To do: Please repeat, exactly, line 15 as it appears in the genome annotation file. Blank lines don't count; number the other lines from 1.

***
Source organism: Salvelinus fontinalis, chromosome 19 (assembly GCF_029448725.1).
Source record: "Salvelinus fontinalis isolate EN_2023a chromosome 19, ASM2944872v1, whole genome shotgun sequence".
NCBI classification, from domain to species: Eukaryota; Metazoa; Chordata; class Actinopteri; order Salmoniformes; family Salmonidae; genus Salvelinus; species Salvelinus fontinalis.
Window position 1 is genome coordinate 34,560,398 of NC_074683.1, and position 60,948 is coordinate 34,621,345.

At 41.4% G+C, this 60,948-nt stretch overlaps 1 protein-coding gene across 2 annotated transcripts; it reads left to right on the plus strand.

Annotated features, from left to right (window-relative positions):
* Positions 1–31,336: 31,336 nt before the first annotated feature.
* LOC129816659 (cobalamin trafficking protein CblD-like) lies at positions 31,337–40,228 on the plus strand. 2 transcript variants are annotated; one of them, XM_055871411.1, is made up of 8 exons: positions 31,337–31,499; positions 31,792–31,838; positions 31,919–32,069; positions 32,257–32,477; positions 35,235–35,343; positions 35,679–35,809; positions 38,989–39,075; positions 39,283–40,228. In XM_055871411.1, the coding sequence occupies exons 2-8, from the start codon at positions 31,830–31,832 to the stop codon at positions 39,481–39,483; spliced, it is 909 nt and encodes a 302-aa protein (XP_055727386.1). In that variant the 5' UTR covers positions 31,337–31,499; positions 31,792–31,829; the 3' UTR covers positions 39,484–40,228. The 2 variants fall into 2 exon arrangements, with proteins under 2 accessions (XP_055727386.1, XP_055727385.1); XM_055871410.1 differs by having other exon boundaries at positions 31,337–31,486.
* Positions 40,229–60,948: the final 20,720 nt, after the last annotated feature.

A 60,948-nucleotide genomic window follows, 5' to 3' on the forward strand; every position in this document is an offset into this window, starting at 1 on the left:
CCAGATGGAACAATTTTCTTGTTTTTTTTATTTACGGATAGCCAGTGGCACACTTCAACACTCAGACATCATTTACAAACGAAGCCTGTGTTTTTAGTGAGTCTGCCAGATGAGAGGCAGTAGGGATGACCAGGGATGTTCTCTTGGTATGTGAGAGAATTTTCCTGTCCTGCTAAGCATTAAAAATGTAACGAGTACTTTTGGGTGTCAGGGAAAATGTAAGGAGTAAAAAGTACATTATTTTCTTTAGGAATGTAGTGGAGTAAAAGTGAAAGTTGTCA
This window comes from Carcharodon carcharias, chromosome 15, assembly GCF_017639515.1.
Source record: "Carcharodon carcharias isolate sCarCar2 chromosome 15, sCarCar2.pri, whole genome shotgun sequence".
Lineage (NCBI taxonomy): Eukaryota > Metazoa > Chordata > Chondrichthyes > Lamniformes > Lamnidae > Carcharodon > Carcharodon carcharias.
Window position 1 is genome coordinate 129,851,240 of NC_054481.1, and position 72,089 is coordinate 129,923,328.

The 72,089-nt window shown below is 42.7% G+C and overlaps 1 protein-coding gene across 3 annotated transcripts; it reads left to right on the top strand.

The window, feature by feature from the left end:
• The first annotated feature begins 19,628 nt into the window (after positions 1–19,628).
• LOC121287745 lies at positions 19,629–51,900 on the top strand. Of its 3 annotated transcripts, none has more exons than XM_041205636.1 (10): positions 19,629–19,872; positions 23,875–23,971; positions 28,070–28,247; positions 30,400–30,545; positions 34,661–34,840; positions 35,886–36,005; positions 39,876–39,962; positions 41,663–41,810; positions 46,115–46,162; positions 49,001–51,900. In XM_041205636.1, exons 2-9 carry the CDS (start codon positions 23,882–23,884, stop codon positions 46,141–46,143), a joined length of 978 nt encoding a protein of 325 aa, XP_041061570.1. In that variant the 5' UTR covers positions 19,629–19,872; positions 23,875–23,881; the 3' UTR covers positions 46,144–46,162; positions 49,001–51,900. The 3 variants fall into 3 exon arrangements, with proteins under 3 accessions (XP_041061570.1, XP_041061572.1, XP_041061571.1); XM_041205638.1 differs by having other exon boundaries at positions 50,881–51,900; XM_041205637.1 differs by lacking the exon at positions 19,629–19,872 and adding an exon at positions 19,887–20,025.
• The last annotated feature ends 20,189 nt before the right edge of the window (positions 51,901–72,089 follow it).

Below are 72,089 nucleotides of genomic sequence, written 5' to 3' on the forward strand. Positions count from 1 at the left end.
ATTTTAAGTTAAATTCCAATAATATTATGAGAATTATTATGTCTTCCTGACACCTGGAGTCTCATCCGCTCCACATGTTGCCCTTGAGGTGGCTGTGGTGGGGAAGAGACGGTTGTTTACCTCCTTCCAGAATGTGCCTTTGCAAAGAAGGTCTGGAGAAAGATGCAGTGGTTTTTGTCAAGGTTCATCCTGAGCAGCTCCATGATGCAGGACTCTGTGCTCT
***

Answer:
Window position 1 is genome coordinate 129,851,240 of NC_054481.1, and position 72,089 is coordinate 129,923,328.